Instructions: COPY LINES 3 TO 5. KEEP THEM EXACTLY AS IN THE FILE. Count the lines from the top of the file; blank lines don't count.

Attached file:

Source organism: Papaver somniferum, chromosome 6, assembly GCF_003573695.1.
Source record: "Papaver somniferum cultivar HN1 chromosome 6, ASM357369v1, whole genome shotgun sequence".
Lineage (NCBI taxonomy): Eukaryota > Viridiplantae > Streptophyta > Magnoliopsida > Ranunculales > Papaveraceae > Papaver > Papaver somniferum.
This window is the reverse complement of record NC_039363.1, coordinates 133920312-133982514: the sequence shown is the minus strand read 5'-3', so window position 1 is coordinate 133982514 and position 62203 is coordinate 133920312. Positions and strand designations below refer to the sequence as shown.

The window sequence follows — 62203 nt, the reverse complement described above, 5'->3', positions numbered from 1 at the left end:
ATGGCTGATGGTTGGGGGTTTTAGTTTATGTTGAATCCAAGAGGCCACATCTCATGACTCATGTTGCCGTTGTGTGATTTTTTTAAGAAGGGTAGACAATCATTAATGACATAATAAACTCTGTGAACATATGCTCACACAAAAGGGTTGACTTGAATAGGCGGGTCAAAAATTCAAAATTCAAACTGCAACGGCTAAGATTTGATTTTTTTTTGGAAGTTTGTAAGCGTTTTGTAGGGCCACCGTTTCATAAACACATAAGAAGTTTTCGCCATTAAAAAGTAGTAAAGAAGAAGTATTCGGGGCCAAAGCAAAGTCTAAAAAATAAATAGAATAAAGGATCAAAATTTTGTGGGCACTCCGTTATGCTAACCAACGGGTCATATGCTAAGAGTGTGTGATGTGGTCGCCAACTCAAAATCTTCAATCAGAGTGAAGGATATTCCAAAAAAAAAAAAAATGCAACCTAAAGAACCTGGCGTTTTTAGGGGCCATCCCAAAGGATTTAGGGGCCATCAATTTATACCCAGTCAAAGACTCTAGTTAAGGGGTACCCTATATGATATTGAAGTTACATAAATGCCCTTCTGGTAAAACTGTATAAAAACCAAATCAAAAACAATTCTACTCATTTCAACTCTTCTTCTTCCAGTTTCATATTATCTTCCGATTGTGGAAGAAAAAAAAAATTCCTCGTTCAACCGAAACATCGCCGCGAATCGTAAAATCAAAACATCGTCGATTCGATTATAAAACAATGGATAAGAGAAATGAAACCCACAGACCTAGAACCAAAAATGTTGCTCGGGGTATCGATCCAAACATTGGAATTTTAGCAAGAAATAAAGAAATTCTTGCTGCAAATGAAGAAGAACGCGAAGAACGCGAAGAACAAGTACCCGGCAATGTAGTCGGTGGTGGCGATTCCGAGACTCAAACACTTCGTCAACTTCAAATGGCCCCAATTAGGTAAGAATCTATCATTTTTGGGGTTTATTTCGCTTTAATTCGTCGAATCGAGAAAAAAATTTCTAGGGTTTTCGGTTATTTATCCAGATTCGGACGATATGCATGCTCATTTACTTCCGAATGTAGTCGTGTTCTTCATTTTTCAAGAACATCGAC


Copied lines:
Lineage (NCBI taxonomy): Eukaryota > Viridiplantae > Streptophyta > Magnoliopsida > Ranunculales > Papaveraceae > Papaver > Papaver somniferum.
This window is the reverse complement of record NC_039363.1, coordinates 133920312-133982514: the sequence shown is the minus strand read 5'-3', so window position 1 is coordinate 133982514 and position 62203 is coordinate 133920312. Positions and strand designations below refer to the sequence as shown.

The window sequence follows — 62203 nt, the reverse complement described above, 5'->3', positions numbered from 1 at the left end: